There is a new conversation unfolding on Twitter. Those with cryptocurrency money bags are swapping ideas on ways to back COVID relief in India. Sandeep Nailwal, co-founder, Polygon – a platform for Ethereum scaling and infrastructure development, for instance, tweeted saying: “Can’t take this sitting down anymore, I am going to run a COVID relief campaign in lieu of what is going on in India. Need help from the global crypto community. I will take full responsibility for transparency, funds usage and regulatory compliance if you want to donate…”
Then, there is a tweet by Joe McCann, who describes himself as an entrepreneur, angel investor and margin trader, saying “this is a good example of why India embracing crypto is a good thing…crypto is instant and the money can be raised globally. There’s a humanitarian crisis unfolding there…”
Can’t take this sitting down anymore, I am going to run a Covid relief campaign in lieu of what’s going on in India.
Need help from the Global crypto community.
I will take full responsibility for transparency, funds usage and regulatory compliance
If you want to donate.. 1/n
— Sandeep – Polygon(prev Matic Network) (@sandeepnailwal) April 24, 2021
Apparently, there is a lot of confidence in the medium and its ability to respond. In fact, in a matter of just a day over $300,000 has been raised already.
In matters of public health, every volunteer matters and every rupee counts and with India’s COVID caseload touching worrying levels – currently staying at over 3 lakh new cases a day – any effort to serve a cause should normally be welcomed. But then, India has had an uncomfortable history with crypto. In March 2020, the Supreme Court finally lifted the restrictions imposed earlier by the Reserve Bank of India and today it is possible for crypto exchanges to operate in India and procure a bank account.
Those who track the space, say the fundamental problem that India has had with crypto has had more to do with its characteristics. The fact that it is seen as risk funding that is raised globally but not tracked by any nation and therefore when it comes to spending for a cause, funds need to be accounted for, which may not be very easy in the current context of cryptocurrency.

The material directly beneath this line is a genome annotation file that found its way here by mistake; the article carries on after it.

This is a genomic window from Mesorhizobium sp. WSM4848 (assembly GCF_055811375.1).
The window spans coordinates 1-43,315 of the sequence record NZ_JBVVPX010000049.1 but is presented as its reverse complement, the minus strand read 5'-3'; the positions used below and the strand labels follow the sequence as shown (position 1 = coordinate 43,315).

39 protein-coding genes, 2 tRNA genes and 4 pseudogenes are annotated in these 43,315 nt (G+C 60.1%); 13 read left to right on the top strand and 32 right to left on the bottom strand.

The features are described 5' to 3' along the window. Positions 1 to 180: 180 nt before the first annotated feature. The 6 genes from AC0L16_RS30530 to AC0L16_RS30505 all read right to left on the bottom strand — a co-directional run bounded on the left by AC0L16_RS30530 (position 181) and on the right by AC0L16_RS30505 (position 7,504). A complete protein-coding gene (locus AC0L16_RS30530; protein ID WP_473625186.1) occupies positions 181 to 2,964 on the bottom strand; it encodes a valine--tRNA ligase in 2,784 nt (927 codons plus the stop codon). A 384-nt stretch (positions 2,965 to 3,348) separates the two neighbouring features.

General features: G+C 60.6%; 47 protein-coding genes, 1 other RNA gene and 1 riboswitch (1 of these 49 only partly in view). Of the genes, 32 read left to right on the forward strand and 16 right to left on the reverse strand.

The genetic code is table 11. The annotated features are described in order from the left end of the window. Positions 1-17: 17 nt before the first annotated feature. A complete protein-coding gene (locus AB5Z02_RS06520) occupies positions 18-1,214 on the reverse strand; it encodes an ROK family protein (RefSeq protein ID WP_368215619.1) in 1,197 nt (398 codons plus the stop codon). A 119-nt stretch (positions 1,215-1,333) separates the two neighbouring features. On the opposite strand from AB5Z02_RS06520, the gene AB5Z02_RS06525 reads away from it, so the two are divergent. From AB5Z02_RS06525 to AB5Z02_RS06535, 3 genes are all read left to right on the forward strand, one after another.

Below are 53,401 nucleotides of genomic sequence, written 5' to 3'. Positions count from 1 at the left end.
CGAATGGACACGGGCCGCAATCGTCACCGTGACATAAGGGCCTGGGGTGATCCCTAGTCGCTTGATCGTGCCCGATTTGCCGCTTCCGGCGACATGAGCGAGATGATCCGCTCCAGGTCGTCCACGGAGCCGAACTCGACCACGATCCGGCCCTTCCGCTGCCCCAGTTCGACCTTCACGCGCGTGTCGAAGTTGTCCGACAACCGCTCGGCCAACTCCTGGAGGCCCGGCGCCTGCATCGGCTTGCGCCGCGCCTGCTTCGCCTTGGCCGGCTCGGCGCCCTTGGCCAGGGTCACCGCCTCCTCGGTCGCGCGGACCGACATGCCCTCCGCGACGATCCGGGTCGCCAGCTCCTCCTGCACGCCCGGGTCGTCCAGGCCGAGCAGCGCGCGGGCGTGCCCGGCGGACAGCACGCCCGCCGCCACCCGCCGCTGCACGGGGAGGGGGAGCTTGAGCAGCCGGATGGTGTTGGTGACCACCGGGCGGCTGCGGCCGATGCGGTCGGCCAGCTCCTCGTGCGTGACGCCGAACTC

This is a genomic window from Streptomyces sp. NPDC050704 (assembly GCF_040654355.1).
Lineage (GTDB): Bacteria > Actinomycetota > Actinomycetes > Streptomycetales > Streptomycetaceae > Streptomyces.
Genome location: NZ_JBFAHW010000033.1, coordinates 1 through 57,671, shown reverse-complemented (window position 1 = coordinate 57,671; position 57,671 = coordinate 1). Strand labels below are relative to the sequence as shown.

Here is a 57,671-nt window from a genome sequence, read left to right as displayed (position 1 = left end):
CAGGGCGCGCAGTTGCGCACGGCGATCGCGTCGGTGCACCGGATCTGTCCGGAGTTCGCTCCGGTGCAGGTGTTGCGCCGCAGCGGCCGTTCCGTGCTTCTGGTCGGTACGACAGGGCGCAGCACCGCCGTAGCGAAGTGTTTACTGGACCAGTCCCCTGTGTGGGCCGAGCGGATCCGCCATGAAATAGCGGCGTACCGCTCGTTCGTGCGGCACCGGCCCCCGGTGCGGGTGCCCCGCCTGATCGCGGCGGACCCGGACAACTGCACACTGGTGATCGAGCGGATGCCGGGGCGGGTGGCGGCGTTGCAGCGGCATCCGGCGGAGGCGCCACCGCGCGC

One of the important characteristics of cryptocurrencies is that they tend to be largely unregulated and use cryptography to secure and verify transactions and for the purpose of managing the creation of fresh units. At its core or the technology on which crypto assets are built is the Distributed Ledger Technology (DLT). One example of this is blockchain, a distributed ledger that uses blocks of information to carry out digital transactions. The crypto assets are built on this blockchain platform but it follows no geographical boundaries and there is anonymity associated with it, which is where some of the problems currently seem to lie.
There is a humanitarian crisis unfolding in India. The global crypto community can help by donating funds for necessities like oxygen, PPE, vaccines, etc.
Please donate and amplify Sandeep’s thread. ???????? https://t.co/WJo6woAQsT
— Joe McCann (@joemccann) April 24, 2021
In a sense, as one expert who has looked at this subject closely but does not wish to be identified, says, “it is viewed as any venture capital (VC) or private equity (OE) supporting Covid cause but in this case, stands out for no traceability of the source.”
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So, what could be the positives and the challenges of crypto bags heading for COVID relief? Some view it as chasing a noble cause and therefore to be applauded. Others want to get more clarity on the legal aspects. This is because, as yet another industry expert puts it: “Compliance of donations from foreign sources and their structuring will have to be assessed with the Foreign Contribution Regulation Act (FCRA) will have to be assessed because that is the law governing foreign contributions made to entities in India.” Apparently, there is still no clarity in the legal circles on how the Act will treat cryptocurrencies so could be open to interpretations since the FCRA may not refer directly to cryptocurrencies but then does refer to articles of value that are donated. In which case, only an FCRA approved organization should be able to get the contribution and follow the approval process to receive foreign contributions.
Much depends on who is donating the crypto assets and who controls the wallet. Apparently, the plan seems to be to bring cryptocurrency into an Indian exchange and then sell it in the exchange for INR and then use that to make payments for the COVID-related charitable causes. How it all pans out now, needs to be seen.